Setup Java Environment variables

Next you will need to make sure that the Java environment that runs is the one you think is running. The way to make sure of this is to set the path to the bing, two windows system environment variables, copy some important files and turn on the Java access bridge. The Easiest way to accomplish this is to do the following steps:

Step 1: Set Path, JAVA_HOME, and JRE_HOME

  1. Press Windows key +Pause (The pause key is the first key on the right in the set of three above the six pack on a standard keyboard.)
  2. Tab until Advanced System Settings is reached. And press enter
  3. Tab until Environment variables is reached. And press enter
  4. Tab till system variables' is reached and press down arrow till PATH is selected
  5. Tab till System variables edit is reached and press enter
  6. Arrow up and down and delete any path information about Orical Java. To delete select it then tab to remove. Once done do OK so that the change is saved.
  7. Add a the path to the 64 bit JDK by Editing the path again and pressing new. A dialog will ask for the new path. My 64 bit JDK is found at: C:\Program Files\Java\jdk1.8.0_101\bin. After done Press OK to save.
  8. Add two new system variable's so that you know you are using your JRE and Java command line tools. The two variables are JAVA_HOME, AND JRE_HOME.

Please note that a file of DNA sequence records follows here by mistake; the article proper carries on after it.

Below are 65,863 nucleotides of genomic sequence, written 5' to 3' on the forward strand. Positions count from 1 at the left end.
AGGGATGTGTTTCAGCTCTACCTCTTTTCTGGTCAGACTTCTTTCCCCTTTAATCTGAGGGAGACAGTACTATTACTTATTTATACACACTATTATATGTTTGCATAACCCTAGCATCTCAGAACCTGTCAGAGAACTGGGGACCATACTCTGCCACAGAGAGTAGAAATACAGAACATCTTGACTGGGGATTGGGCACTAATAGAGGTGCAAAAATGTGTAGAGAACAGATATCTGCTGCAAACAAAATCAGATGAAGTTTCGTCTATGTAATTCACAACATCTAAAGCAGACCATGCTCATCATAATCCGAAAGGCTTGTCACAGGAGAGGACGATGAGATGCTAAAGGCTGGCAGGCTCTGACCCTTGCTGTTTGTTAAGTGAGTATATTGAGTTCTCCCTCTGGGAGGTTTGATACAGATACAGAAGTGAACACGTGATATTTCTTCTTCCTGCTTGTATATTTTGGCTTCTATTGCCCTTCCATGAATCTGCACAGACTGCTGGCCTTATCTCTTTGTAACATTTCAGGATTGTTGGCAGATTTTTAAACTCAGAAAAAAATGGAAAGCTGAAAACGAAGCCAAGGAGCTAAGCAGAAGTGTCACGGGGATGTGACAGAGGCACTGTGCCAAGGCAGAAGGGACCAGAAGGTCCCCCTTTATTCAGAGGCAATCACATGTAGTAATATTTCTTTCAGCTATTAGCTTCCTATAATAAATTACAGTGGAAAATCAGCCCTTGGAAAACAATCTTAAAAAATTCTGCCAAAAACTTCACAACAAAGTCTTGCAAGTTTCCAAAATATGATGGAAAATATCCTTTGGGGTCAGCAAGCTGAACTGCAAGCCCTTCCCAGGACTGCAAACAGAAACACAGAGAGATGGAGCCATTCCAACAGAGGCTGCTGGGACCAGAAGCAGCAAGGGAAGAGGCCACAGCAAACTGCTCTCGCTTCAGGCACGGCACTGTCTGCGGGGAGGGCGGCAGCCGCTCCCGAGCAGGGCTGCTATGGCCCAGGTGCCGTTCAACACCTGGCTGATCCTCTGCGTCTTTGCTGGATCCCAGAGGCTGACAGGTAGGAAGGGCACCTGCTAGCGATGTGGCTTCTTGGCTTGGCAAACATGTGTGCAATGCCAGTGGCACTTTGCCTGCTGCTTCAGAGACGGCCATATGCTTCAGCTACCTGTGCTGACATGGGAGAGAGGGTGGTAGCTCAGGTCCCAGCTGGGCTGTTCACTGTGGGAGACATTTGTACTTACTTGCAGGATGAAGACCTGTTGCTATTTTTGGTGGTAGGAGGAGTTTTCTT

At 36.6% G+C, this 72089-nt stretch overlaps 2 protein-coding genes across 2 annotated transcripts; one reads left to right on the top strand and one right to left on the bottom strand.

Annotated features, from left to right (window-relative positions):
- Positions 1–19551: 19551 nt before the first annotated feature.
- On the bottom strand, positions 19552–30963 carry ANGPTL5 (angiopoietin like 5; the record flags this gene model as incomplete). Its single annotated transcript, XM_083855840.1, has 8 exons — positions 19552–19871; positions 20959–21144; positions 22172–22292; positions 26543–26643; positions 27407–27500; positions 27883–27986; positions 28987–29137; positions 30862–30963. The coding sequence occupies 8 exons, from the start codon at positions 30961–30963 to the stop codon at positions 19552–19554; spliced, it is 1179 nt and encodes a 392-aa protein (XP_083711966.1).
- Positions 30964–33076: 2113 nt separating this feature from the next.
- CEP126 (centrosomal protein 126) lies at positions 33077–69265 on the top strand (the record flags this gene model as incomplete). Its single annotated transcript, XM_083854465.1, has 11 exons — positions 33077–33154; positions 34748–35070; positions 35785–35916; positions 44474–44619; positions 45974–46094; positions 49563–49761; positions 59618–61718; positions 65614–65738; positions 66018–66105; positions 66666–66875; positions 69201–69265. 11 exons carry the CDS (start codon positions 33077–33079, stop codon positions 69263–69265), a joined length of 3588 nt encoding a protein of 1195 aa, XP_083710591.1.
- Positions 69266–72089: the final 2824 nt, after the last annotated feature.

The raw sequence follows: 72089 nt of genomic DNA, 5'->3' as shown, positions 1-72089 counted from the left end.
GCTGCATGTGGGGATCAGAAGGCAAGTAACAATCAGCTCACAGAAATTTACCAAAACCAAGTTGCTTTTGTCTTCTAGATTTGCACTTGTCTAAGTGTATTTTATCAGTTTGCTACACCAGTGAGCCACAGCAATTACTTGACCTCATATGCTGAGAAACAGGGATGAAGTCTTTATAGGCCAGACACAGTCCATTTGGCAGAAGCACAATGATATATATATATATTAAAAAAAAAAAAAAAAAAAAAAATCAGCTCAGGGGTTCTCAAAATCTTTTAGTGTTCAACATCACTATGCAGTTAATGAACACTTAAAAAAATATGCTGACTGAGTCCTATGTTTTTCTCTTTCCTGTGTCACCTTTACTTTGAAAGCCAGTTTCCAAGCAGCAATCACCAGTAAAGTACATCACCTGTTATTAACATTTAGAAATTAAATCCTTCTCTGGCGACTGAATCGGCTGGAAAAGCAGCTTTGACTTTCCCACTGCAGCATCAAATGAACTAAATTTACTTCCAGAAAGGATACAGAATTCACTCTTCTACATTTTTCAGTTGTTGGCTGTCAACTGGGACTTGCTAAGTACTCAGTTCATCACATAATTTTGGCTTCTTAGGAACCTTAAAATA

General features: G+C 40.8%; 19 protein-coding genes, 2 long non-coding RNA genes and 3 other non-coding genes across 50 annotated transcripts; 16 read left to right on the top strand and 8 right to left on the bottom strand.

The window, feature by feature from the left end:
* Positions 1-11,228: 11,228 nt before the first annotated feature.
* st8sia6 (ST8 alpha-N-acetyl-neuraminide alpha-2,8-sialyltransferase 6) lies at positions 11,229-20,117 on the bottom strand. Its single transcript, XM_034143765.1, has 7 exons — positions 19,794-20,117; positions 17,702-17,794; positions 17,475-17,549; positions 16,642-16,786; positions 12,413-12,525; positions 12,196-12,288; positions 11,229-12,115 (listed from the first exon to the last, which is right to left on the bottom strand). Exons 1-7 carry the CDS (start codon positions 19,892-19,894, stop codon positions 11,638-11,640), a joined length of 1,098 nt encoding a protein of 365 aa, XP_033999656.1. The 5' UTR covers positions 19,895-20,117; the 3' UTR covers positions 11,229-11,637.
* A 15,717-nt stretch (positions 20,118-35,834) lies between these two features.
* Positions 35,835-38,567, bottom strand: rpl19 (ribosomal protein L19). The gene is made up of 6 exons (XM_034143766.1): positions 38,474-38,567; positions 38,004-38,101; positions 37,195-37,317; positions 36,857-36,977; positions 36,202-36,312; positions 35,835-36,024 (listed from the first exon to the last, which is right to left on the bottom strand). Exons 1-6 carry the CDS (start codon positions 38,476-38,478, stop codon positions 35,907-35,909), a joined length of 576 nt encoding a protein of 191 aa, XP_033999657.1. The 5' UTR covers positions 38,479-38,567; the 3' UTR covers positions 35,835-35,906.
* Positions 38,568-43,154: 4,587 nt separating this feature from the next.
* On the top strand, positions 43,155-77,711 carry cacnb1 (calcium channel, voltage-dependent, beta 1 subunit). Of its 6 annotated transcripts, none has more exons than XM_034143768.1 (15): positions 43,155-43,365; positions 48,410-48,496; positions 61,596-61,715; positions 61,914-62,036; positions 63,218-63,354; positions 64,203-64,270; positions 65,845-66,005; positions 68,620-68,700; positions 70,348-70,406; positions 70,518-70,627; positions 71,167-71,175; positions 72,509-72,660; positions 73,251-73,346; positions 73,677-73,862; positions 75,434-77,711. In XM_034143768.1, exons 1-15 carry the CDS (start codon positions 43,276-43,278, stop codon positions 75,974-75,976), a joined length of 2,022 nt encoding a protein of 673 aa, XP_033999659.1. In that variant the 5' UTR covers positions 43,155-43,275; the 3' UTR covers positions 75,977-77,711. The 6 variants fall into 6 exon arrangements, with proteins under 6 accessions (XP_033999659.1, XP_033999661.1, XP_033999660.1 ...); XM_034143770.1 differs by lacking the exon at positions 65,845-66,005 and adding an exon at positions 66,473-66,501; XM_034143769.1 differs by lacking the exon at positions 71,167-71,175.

9. Press Tab until System Environment variables new is selected and hit enter
  10. A Dialog will ask for name put: JAVA_HOME
  11. Tab and as a value put your home path. My home path is: C:\Program Files\Java\jdk1.8.0_101\
  12. Tab until OK is selected and press enter.
  13. Repeat the above steps to enter the JRE_HOME variable. My JRE_HOME is set to C:\Program Files\Java\jdk1.8.0_101\jre
  14. Press OK and Tab until OK is reached and press enter. Continue to Tab until OK and press enter until you are out of the dialogs. If you do not Press OK it is possible your variables will not get saved. You can check your variables by going back to the System variable screen and checking to make sure your variables are there and are correct.

Step 2: Turn on Java Accessibility Bridge

Now that you have the paths all setup. It is time to turn on the Java Access bridge. There are a couple ways to do this. The easiest way I have found is the following: